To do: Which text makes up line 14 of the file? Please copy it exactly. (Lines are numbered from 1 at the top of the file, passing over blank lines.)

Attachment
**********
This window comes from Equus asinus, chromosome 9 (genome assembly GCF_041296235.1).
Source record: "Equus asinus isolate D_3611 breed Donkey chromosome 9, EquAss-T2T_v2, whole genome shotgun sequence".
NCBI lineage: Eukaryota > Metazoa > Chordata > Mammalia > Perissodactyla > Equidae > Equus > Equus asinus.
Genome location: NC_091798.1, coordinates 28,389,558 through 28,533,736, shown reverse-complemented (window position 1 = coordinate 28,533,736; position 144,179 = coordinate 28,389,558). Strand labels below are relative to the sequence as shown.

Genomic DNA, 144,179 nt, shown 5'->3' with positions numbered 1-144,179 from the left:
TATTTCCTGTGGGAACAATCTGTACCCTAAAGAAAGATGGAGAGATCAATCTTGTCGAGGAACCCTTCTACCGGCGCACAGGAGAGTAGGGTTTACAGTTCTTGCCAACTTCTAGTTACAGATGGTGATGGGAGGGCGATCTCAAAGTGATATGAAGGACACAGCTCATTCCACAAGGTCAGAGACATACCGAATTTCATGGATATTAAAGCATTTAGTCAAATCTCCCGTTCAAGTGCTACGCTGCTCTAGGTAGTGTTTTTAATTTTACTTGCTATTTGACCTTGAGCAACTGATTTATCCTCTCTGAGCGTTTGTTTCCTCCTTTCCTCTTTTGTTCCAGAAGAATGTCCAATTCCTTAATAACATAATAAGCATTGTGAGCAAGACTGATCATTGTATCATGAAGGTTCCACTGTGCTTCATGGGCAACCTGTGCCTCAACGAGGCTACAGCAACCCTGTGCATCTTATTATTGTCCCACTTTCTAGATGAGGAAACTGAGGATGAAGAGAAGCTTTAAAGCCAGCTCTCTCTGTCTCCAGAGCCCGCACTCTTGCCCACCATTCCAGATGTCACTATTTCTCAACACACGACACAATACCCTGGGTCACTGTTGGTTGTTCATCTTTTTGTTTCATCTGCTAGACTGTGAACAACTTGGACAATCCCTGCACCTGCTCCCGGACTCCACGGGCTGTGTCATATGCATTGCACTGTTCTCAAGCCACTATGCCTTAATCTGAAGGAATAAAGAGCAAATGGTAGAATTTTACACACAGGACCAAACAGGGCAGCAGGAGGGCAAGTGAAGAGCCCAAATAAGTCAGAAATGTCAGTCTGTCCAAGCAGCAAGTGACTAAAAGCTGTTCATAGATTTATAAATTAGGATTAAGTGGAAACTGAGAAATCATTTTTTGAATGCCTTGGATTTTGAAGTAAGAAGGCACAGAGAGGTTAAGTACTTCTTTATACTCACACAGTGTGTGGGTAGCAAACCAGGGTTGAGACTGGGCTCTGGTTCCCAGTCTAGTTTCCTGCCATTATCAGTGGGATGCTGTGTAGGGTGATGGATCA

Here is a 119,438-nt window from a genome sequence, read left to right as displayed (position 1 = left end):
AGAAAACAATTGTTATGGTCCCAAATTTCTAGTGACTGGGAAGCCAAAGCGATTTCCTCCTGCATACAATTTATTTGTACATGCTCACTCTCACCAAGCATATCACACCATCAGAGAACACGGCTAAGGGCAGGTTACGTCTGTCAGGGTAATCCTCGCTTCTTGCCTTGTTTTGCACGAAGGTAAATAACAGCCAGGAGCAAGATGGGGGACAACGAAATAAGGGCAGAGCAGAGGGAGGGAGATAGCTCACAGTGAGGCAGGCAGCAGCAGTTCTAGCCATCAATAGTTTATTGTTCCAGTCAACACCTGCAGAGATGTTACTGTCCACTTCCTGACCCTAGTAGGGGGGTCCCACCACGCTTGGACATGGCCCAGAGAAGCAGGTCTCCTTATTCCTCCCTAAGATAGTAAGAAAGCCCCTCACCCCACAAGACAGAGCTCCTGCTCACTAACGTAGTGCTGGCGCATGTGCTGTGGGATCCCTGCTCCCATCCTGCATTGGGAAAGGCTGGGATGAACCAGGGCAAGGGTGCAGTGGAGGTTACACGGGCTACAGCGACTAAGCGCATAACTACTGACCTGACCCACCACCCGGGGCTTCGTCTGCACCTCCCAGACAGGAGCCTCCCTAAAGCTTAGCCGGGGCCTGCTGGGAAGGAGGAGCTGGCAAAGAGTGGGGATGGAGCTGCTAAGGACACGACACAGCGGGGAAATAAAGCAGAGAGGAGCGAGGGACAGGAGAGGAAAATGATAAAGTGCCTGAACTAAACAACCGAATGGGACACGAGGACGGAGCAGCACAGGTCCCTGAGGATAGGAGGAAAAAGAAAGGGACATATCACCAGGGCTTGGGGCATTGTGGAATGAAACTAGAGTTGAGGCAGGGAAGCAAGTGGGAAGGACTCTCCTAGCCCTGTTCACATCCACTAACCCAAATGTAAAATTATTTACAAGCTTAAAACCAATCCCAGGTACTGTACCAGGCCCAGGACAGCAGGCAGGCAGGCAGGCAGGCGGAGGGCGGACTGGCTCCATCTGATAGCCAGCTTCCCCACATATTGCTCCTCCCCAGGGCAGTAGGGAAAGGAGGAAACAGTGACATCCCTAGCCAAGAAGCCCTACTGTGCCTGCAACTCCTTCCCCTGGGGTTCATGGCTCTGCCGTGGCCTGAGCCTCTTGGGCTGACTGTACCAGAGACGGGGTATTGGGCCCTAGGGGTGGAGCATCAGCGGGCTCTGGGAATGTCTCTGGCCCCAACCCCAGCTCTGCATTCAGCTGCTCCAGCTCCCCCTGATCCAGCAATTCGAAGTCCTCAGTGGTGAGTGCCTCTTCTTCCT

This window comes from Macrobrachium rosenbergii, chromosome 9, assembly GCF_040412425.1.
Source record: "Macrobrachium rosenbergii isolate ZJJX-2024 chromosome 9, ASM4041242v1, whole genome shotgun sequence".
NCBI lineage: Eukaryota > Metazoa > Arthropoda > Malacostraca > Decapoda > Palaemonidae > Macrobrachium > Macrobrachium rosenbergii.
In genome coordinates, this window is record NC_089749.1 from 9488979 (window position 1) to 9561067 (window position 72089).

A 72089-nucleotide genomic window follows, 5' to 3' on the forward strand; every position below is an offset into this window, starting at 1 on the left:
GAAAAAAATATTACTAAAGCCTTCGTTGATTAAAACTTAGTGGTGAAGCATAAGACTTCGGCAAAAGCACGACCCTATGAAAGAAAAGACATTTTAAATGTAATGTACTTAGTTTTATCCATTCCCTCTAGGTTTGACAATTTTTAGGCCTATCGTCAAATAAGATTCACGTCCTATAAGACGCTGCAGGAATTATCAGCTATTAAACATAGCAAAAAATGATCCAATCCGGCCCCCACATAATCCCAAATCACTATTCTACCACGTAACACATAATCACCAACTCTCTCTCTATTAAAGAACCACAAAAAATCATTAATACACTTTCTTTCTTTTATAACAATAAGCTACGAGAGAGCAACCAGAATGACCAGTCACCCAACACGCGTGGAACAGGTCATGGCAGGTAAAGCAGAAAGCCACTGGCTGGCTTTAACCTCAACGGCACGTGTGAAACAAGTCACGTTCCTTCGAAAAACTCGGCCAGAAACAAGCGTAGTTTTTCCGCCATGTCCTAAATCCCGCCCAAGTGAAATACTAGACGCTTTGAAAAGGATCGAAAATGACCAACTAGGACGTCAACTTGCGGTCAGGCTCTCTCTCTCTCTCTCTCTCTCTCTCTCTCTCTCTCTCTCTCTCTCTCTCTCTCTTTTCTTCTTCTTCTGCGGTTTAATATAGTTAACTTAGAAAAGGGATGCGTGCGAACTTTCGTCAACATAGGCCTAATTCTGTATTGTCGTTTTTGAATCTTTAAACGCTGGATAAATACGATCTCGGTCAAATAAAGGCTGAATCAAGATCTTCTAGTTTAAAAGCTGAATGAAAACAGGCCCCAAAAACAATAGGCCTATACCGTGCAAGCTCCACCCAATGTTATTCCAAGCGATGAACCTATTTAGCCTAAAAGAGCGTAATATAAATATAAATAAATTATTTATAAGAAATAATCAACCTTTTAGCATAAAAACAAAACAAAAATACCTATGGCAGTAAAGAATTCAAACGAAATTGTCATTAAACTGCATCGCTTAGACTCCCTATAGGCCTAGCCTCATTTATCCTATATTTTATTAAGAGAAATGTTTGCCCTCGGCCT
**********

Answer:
GAAAAAAATATTACTAAAGCCTTCGTTGATTAAAACTTAGTGGTGAAGCATAAGACTTCGGCAAAAGCACGACCCTATGAAAGAAAAGACATTTTAAATGTAATGTACTTAGTTTTATCCATTCCCTCTAGGTTTGACAATTTTTAGGCCTATCGTCAAATAAGATTCACGTCCTATAAGACGCTGCAGGAATTATCAGCTATTAAACATAGCAAAAAATGATCCAATCCGGCCCCCACATAATCCCAAATCACTATTCTACCACGTAACACATAATCACCAACTCTCTCTCTATTAAAGAACCACAAAAAATCATTAATACACTTTCTTTCTTTTATAACAATAAGCTACGAGAGAGCAACCAGAATGACCAGTCACCCAACACGCGTGGAACAGGTCATGGCAGGTAAAGCAGAAAGCCACTGGCTGGCTTTAACCTCAACGGCACGTGTGAAACAAGTCACGTTCCTTCGAAAAACTCGGCCAGAAACAAGCGTAGTTTTTCCGCCATGTCCTAAATCCCGCCCAAGTGAAATACTAGACGCTTTGAAAAGGATCGAAAATGACCAACTAGGACGTCAACTTGCGGTCAGGCTCTCTCTCTCTCTCTCTCTCTCTCTCTCTCTCTCTCTCTCTCTCTCTCTCTCTCTTTTCTTCTTCTTCTGCGGTTTAATATAGTTAACTTAGAAAAGGGATGCGTGCGAACTTTCGTCAACATAGGCCTAATTCTGTATTGTCGTTTTTGAATCTTTAAACGCTGGATAAATACGATCTCGGTCAAATAAAGGCTGAATCAAGATCTTCTAGTTTAAAAGCTGAATGAAAACAGGCCCCAAAAACAATAGGCCTATACCGTGCAAGCTCCACCCAATGTTATTCCAAGCGATGAACCTATTTAGCCTAAAAGAGCGTAATATAAATATAAATAAATTATTTATAAGAAATAATCAACCTTTTAGCATAAAAACAAAACAAAAATACCTATGGCAGTAAAGAATTCAAACGAAATTGTCATTAAACTGCATCGCTTAGACTCCCTATAGGCCTAGCCTCATTTATCCTATATTTTATTAAGAGAAATGTTTGCCCTCGGCCT